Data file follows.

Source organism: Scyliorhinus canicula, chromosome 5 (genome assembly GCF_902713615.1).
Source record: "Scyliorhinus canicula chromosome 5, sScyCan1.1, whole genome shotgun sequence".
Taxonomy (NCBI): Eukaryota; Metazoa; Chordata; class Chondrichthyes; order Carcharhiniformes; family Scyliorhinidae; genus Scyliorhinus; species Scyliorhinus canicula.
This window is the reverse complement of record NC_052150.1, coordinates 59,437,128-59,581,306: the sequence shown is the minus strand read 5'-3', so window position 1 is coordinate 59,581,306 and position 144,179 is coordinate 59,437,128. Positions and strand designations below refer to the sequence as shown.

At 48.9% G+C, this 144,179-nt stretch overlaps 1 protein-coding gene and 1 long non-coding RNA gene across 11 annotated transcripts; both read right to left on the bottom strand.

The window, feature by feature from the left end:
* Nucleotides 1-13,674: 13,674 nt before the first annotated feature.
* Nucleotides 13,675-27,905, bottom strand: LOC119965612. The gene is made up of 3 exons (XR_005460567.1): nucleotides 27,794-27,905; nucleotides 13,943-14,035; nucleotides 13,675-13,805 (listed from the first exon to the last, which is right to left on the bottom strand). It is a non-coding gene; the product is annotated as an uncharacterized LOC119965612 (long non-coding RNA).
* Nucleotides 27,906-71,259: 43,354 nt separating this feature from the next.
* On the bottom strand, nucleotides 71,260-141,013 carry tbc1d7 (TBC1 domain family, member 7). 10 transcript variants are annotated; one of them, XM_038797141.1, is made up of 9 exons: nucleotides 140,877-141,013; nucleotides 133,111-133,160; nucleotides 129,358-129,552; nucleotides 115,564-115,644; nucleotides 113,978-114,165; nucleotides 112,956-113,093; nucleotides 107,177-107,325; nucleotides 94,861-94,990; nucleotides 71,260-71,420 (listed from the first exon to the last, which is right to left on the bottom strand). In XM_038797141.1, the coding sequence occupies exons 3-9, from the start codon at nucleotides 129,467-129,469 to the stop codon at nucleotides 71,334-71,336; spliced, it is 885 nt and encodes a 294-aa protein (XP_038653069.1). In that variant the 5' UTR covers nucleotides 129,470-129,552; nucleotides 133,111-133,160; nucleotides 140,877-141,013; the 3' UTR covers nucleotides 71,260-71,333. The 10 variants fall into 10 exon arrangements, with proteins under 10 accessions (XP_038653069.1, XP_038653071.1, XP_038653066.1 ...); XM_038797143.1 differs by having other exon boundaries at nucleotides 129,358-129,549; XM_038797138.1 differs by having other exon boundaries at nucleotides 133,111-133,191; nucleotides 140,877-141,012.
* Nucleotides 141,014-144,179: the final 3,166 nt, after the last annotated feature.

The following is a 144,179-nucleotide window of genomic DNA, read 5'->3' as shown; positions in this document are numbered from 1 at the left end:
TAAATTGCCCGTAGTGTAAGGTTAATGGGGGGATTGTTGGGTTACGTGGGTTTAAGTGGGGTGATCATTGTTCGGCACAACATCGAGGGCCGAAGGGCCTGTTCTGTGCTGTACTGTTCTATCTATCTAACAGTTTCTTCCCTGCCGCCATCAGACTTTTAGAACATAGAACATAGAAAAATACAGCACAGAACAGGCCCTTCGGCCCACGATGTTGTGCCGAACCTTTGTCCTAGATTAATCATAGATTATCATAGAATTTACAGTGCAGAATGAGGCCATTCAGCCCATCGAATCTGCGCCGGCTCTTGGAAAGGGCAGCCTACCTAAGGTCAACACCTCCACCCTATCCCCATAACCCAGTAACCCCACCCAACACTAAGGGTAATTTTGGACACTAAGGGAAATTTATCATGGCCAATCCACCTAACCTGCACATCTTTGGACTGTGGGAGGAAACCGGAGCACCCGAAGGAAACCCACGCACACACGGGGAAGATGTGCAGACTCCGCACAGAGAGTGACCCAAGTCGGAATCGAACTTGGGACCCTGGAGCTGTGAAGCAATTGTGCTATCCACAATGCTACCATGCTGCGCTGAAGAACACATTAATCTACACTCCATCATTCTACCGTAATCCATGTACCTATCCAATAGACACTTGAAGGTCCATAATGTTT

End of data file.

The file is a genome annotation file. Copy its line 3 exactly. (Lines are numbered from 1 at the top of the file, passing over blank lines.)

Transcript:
Taxonomy (NCBI): Eukaryota; Metazoa; Chordata; class Chondrichthyes; order Carcharhiniformes; family Scyliorhinidae; genus Scyliorhinus; species Scyliorhinus canicula.